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Inspired by Antiquity: Bead Artist Maggie Meister, March 8 and 9 at Your Design Ltd. PDF Print E-mail
Art - Reviews
Wednesday, 27 February 2008 02:27

beading by Maggie Meister Bead artist Maggie Meister found her voice in Italy.

She began beading 15 years ago and started teaching beading in 1996.

"Before I went to Italy, I was doing very basic jewelry design," said Meister, who will be teaching how to make two of her jewelry pieces at Your Design Ltd. in Bettendorf on March 8 and 9. "I didn't really feel like I had any kind of voice. I knew I wanted to do something, but it wasn't until I moved to Italy that things start to click into place."

That was in 1998. There she visited the Naples National Archaeological Museum, which was showing mosaics from Pompeii. Somebody told her, "Oh, they look like those little beads you use," she recalled in a phone interview last week. So she tried "interpreting what I saw in mosaic pieces in my work."

She also saw antique gold-granulation jewelry, and it looked like it was made of small beads, so she attempted to re-create it.

beading by Maggie Meister "It was like a little breakthrough for me," she said. "It was a little gift." That jewelry helped her see the translation process from the antique patterns she liked to her beadwork.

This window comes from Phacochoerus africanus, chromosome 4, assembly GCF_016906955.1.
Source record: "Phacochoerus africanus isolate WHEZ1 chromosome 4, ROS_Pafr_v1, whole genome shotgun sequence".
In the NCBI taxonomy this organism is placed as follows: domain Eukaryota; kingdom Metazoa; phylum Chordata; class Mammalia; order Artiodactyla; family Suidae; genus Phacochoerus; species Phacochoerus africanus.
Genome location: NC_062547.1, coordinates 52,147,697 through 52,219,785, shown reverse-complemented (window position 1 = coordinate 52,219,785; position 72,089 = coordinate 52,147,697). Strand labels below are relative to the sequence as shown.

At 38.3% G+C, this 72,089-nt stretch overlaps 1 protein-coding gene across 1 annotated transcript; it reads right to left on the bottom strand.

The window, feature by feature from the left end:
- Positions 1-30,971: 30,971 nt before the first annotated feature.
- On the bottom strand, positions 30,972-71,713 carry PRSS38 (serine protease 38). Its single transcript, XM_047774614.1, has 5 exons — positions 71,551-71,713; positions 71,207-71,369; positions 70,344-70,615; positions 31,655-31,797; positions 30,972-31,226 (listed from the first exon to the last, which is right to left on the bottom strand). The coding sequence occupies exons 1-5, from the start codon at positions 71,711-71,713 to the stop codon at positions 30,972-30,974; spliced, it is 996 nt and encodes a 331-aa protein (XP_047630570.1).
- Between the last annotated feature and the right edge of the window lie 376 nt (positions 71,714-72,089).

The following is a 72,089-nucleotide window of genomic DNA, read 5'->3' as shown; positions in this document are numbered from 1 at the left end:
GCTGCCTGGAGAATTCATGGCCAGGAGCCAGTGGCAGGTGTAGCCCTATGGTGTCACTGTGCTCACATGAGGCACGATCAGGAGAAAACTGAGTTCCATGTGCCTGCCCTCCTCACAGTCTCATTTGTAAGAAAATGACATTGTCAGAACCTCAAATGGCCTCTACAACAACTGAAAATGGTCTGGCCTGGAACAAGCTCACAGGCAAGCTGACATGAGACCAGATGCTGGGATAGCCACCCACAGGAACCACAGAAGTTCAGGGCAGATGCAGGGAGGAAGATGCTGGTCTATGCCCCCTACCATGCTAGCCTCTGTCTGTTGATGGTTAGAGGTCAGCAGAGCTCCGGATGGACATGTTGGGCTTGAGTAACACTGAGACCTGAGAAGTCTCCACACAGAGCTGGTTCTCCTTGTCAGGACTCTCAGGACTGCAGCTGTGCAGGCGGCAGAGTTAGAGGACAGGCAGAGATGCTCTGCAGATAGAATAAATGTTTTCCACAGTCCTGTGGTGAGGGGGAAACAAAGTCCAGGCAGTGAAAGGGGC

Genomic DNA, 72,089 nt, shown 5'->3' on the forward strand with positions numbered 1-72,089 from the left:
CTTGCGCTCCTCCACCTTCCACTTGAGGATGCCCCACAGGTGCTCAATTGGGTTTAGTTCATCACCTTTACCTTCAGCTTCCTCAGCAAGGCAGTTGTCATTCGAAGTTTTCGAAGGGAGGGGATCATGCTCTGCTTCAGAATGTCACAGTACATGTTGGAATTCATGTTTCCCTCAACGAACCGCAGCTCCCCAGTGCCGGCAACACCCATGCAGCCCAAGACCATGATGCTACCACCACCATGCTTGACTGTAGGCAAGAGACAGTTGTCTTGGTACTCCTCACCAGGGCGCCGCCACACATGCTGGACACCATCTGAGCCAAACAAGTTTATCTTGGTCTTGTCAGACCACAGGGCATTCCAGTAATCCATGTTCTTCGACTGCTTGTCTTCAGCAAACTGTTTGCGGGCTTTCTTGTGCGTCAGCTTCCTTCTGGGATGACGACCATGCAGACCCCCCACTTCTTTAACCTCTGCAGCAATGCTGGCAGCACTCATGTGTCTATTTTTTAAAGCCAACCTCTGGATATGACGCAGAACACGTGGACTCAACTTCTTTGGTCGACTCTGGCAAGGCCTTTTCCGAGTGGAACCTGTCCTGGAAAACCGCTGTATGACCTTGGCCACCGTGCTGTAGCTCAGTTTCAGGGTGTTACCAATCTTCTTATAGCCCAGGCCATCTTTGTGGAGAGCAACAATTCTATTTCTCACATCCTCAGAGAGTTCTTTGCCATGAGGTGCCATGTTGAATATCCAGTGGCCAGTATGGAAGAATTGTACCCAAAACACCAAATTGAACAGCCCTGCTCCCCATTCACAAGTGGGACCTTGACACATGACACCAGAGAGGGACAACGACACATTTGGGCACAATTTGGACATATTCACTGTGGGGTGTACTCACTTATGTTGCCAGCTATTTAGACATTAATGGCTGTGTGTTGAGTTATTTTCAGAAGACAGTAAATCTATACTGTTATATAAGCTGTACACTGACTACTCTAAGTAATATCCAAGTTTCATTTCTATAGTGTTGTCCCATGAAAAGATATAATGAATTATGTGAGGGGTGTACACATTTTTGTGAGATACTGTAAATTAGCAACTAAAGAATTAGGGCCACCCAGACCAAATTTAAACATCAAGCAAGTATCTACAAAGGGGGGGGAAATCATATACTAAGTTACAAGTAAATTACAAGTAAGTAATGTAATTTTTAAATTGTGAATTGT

"I'm very much attracted to antiquity - ancient jewelry, ancient mosaics," she said. "So when I see something that I like - museums tend to frown on you stealing it - I interpret it as a kind of memory for me."

In the time since then, she said, she's moved from literal re-creations to her own take on her sources. "I don't need to have that piece look exactly like the piece that inspired it," she said. "I've learned to kind of let go a little bit" and play with the designs and colors.

"It is my voice," she said of her work. "What I'm doing is creating memories of what I've seen and what I've experienced. ... I'm a frustrated archaeologist."

Meister said she typically develops two new workshops a year, and works on four or five new pieces over the course of any given six or seven months. "I teach the actual piece to people," she said. "But what I encourage them to do is to make it their own."

Her pieces are built modularly, and she instructs people who take her classes on different ways they might combine the component parts.

Hercules Knot by Maggie Meister She said it typically takes 30 to 40 hours for her to fabricate a piece. One of the items she's teaching at Your Design, the Hercules Knot, takes approximately 10 hours to make.

She noted that many people say to her, "This isn't as hard as it looks," and she emphasized that the value of beading is "really about the design; it's not about the difficulty in getting there."

And while she said doesn't consider beading a "fine art," "it's maybe a fine craft. ... In terms of personal expression, for me it would be an art. Is it an uncommon skill? No.

"Any time it becomes a personal expression, it becomes kind of an art."


beading by Maggie MeisterMaggie Meister will be presenting two bead workshops at Your Design Ltd. (2340 Cumberland Square Drive in Bettendorf) on March 8 (Hercules Knot) and March 9 (Solomon's Knot). Classes are limited to 20 participants and cost $125. For more information, call (563) 355-1519 or visit (

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